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Neck Resets 9: Finishing up

Well, we’ve finally arrived. Our neck reset journey has reached its end. Almost.

We removed the neck, altered the angle and glued the neck back in. We’re pretty much done but there's a little ‘clean-up’ left to take care of.

Actually, clean-up is a good place to start. Hopefully any glue squeeze-out will have been dealt with as the neck was clamped on and before the glue actually cured. If not, it’s time to remove any remaining glue globs.

If there’s some finish touch-up needed that’ll need to be taken care of and, if that means dealing with vintage nitrocellulose finishes, that will add a chunk of time to our turnaround. Nitro needs to cure off properly and that’s a minimum of a week but realistically twice that.

Up at the fingerboard, remember that we drilled a hole somewhere in a fret slot to let us steam or heat the joint. That needs to be filled.

Cut a piece of rosewood, ebony, or whatever is appropriate, and carefully chisel it to a slightly tapered round. Pop it in the hole with a little glue and let it cure. The top can be chiselled flush with the rest of the fingerboard easily enough but we also have to slot our plug so a fret can be installed.

Plugging the hole we drilled to steam the neck off the guitar

If the fingerboard isn’t bound, that’s easy enough to do with a fret-saw. If it is bound, you’ll need to use a short section of saw (like Stew Mac’s ) or use an appropriate bit in a Dremel router base to cut the slot.

And let’s talk fretting and fingerboards

Dealing with the extension angle

Resetting the neck obviously tilts the neck back. That means the fingerboard extension (the part over the body) would now, naturally, angle up off the guitar top.

Resetting the guitar neck might mean dealing with a gap under the fingerboard extension

If the reset angle hasn’t been too severe, it’s perfectly acceptable to just clamp the fingerboard down to the guitar top. This adds a slight ‘kick-down’ to the extension area. Providing the set hasn’t seen the neck move too much, this is fine and can be thought of as just some additional fall-away.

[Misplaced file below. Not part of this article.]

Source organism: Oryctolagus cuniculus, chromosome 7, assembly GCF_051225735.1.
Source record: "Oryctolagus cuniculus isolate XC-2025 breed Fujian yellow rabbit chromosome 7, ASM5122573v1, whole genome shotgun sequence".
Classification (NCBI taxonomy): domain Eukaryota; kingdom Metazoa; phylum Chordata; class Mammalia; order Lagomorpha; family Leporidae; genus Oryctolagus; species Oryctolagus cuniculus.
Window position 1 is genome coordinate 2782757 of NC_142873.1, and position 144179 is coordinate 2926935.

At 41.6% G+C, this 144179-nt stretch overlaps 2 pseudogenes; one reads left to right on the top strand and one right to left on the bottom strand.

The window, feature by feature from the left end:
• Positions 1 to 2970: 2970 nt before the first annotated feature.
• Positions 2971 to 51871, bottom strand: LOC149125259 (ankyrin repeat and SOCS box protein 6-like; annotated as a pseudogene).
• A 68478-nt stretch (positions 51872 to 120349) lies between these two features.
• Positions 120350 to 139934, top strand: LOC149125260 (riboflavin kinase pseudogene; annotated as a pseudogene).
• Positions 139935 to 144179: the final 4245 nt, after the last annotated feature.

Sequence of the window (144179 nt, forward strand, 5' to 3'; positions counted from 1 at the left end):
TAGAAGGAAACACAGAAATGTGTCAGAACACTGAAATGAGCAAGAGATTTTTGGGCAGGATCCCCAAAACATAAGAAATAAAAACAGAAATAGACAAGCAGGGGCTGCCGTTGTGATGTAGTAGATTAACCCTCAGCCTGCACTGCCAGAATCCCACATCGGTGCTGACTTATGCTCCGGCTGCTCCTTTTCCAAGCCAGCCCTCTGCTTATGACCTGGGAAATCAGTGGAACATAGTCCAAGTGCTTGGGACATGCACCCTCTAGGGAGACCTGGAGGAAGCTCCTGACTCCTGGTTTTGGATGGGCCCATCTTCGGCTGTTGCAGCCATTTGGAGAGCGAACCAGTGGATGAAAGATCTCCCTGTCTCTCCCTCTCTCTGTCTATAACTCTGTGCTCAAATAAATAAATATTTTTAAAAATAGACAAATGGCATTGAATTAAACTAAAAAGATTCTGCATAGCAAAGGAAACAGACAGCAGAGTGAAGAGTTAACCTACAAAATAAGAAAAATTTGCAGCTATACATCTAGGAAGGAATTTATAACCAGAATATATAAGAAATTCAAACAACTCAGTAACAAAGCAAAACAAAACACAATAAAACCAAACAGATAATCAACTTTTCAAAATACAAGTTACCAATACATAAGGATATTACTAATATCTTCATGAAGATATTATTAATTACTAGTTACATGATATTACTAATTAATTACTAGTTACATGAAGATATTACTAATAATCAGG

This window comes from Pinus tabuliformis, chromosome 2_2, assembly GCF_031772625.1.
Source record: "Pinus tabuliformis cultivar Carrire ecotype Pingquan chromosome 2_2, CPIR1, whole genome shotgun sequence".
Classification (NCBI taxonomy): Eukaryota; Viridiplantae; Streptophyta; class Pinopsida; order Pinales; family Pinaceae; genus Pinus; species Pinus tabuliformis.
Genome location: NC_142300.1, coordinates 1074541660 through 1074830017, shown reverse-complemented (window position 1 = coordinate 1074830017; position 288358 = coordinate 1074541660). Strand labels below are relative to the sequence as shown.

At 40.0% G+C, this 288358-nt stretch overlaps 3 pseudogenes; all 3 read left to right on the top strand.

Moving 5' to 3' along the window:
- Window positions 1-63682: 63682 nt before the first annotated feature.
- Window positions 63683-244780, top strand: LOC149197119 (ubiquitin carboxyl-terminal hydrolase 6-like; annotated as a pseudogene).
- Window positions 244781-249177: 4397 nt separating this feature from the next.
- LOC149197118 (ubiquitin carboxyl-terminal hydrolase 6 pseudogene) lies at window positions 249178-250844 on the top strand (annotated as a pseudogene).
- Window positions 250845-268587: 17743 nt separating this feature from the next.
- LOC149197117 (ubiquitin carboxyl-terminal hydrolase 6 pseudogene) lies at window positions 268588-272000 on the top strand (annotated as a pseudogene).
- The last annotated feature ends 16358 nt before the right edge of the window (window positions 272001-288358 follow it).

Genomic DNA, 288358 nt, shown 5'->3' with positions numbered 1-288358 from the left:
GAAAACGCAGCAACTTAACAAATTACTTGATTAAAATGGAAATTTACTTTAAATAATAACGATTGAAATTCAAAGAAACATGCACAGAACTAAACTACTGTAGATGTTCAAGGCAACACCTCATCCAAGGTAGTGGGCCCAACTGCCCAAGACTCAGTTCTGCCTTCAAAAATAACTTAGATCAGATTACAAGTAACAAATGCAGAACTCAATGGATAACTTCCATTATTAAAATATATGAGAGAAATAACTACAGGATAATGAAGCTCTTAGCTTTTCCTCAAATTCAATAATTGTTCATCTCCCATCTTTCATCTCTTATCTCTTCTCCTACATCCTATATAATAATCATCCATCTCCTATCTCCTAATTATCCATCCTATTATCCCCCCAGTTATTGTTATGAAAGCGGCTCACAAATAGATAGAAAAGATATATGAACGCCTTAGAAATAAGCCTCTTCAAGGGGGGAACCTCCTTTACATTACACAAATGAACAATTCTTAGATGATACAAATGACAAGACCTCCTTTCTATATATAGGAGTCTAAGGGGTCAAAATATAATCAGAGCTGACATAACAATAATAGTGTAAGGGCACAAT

However, a bigger reset angle might mean that extension kick-down is a little too much for both the aesthetics of how it looks and the potential stresses on the fingerboard where it will bend.

For smaller reset angles, gluing the fingerboard to the soundboard may be just fine.

When this happens installing a wedge under the extension will be necessary. Sometimes, you can match your shim nicely to the fingerboard. Not always. Luckily, most of the time, shimming like this isn’t needed.

Larger neck reset angles may require a shim

Fret-work and levelling

If the neck reset gods smile upon your work, you’ll be able to reinstall the fret you removed right back at the start (before we drilled a hole in the fret slot for steaming) and maybe just give the tops of the frets a very light fret-level.

But, more than likely you’ll need to go a little further. Often you’ll have to remove the frets and probably give the fingerboard a level before refretting.

Levelling the fingerboard can ease the transition into that extension angle/kick-down and make sure you don’t have a hump in the board where the neck meets the body.

A refret isn’t always needed after a neck reset but it’s very good practice to assume it will be and to budget for it.

Saddles and nuts

Our neck angle has changed so our action has changed. That we’ll need a new saddle is pretty much guaranteed.

And, if we did refret, it might also be necessary to replace the nut too.

As you can see, a neck reset is not a small undertaking. And, after it’s done, there’s a good heap of knock-on work required to get the guitar looking and playing its best.

If you’re a repairer don’t forget to budget your time for this additional work. If you’re a player who’s speaking with a repairer, understand what’s involved here. And maybe brace yourself. 😉

Because of the effort and time involved, a neck reset may not be a realistic option for every guitar that might benefit from one. There are some alternative options (not all ideal) so, if you find yourself in need of a reset, speak with your repairer and try to find the best path.

Worth mentioning before wrapping up is that not all guitars can be readily reset. Some design and construction decisions make it impossible to reset a guitar. Some just make it so difficult that the costs involved add up to 'practically impossible’. Again, talk with your repairer and see if some alternatives might be right for you.

A round-up of this neck reset series

This article written by Gerry Hayes and first published at